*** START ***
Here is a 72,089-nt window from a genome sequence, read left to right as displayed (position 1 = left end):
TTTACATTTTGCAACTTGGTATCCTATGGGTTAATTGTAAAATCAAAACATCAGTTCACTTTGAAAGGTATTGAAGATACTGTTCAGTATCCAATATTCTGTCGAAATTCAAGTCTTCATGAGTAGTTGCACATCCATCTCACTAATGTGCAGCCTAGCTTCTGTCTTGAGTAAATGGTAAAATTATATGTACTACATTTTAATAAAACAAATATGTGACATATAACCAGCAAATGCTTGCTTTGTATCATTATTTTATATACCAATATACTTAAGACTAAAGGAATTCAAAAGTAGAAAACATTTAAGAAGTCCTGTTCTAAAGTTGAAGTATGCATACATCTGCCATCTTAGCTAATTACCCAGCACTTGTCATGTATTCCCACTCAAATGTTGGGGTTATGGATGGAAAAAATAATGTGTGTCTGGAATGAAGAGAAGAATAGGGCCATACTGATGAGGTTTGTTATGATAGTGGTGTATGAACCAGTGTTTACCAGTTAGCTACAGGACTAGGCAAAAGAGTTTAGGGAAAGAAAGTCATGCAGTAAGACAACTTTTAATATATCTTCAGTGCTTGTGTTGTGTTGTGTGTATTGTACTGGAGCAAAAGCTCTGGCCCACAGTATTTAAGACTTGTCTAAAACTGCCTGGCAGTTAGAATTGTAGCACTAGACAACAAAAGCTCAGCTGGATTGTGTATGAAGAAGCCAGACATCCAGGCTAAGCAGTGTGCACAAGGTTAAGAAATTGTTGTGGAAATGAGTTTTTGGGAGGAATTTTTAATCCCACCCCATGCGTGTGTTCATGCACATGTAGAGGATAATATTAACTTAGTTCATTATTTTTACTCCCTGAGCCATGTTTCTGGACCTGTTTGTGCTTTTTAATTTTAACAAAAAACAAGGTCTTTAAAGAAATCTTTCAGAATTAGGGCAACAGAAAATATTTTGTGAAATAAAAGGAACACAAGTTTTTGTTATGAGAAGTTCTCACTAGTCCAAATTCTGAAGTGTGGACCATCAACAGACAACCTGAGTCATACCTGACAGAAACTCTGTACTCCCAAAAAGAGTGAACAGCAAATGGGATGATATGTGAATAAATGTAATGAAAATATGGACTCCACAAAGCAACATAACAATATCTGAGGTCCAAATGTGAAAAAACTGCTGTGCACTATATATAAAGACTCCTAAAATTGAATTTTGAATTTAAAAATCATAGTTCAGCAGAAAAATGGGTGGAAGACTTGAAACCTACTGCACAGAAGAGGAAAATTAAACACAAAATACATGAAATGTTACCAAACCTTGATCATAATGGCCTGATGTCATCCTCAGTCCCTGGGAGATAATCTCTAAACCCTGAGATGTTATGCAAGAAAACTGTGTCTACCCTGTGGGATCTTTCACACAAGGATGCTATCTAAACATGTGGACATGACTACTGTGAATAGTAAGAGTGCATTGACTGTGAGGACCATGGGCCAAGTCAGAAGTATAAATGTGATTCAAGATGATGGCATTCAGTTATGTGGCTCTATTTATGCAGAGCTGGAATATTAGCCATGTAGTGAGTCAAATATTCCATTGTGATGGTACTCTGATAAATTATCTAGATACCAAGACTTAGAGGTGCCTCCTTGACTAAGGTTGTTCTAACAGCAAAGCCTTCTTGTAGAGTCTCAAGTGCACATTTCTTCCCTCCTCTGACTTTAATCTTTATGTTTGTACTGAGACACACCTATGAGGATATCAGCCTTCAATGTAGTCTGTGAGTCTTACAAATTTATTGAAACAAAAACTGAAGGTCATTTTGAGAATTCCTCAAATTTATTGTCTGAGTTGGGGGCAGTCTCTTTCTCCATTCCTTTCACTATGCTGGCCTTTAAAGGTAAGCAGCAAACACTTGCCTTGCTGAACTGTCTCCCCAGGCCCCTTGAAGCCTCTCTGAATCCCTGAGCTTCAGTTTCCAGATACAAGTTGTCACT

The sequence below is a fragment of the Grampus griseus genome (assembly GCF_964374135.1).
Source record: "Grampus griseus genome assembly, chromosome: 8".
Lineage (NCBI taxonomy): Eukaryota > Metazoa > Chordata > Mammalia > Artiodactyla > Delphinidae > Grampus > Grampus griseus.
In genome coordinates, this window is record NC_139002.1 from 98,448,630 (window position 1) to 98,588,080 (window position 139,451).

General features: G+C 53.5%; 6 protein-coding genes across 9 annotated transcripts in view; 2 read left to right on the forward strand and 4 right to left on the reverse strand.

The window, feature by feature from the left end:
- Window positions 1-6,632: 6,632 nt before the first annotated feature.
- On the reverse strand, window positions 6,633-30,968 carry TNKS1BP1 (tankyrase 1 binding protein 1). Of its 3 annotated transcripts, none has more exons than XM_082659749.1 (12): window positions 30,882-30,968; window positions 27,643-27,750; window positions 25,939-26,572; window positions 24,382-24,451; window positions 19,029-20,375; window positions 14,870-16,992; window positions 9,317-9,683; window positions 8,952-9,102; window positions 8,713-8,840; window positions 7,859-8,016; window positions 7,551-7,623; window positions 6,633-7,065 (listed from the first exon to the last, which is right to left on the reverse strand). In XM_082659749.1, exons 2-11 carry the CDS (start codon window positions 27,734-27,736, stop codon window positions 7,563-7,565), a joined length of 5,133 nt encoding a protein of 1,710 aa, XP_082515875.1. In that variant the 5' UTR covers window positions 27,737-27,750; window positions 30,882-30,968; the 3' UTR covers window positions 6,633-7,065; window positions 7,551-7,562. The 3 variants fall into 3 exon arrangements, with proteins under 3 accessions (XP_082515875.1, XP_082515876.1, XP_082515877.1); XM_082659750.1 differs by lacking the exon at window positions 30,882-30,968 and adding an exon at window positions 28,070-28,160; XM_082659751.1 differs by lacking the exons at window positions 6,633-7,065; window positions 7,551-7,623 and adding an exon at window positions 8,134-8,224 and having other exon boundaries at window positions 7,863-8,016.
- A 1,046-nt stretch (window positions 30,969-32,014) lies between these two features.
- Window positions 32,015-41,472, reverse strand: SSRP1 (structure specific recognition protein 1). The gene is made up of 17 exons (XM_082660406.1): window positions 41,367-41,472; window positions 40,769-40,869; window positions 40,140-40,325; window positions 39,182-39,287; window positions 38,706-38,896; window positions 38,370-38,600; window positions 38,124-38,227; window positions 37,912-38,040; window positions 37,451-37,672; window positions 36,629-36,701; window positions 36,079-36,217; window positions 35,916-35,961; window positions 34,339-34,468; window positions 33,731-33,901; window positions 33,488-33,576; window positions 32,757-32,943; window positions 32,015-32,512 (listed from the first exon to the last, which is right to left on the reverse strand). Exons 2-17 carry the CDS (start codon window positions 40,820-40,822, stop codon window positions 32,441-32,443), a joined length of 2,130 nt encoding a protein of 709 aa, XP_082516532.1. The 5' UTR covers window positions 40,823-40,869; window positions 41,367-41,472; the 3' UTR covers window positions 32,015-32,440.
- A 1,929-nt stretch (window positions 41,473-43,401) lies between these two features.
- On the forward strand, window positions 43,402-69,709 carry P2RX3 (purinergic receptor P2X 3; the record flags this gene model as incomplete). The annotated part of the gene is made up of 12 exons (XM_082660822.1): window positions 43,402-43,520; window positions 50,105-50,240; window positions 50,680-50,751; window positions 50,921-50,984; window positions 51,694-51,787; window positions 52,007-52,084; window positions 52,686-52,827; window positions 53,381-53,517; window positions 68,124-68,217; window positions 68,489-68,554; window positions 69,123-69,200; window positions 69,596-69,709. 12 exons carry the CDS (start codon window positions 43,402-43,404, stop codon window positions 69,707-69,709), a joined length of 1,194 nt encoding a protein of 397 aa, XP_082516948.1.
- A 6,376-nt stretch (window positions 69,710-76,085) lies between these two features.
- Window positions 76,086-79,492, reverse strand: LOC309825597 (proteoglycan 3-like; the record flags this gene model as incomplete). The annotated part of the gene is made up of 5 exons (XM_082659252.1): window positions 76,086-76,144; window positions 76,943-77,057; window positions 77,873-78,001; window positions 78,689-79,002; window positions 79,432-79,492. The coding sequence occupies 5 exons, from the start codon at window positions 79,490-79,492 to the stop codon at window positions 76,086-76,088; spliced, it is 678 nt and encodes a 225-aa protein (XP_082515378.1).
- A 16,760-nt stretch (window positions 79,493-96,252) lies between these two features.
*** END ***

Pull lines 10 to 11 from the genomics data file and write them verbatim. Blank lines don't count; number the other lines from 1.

- On the reverse strand, window positions 6,633-30,968 carry TNKS1BP1 (tankyrase 1 binding protein 1). Of its 3 annotated transcripts, none has more exons than XM_082659749.1 (12): window positions 30,882-30,968; window positions 27,643-27,750; window positions 25,939-26,572; window positions 24,382-24,451; window positions 19,029-20,375; window positions 14,870-16,992; window positions 9,317-9,683; window positions 8,952-9,102; window positions 8,713-8,840; window positions 7,859-8,016; window positions 7,551-7,623; window positions 6,633-7,065 (listed from the first exon to the last, which is right to left on the reverse strand). In XM_082659749.1, exons 2-11 carry the CDS (start codon window positions 27,734-27,736, stop codon window positions 7,563-7,565), a joined length of 5,133 nt encoding a protein of 1,710 aa, XP_082515875.1. In that variant the 5' UTR covers window positions 27,737-27,750; window positions 30,882-30,968; the 3' UTR covers window positions 6,633-7,065; window positions 7,551-7,562. The 3 variants fall into 3 exon arrangements, with proteins under 3 accessions (XP_082515875.1, XP_082515876.1, XP_082515877.1); XM_082659750.1 differs by lacking the exon at window positions 30,882-30,968 and adding an exon at window positions 28,070-28,160; XM_082659751.1 differs by lacking the exons at window positions 6,633-7,065; window positions 7,551-7,623 and adding an exon at window positions 8,134-8,224 and having other exon boundaries at window positions 7,863-8,016.
- A 1,046-nt stretch (window positions 30,969-32,014) lies between these two features.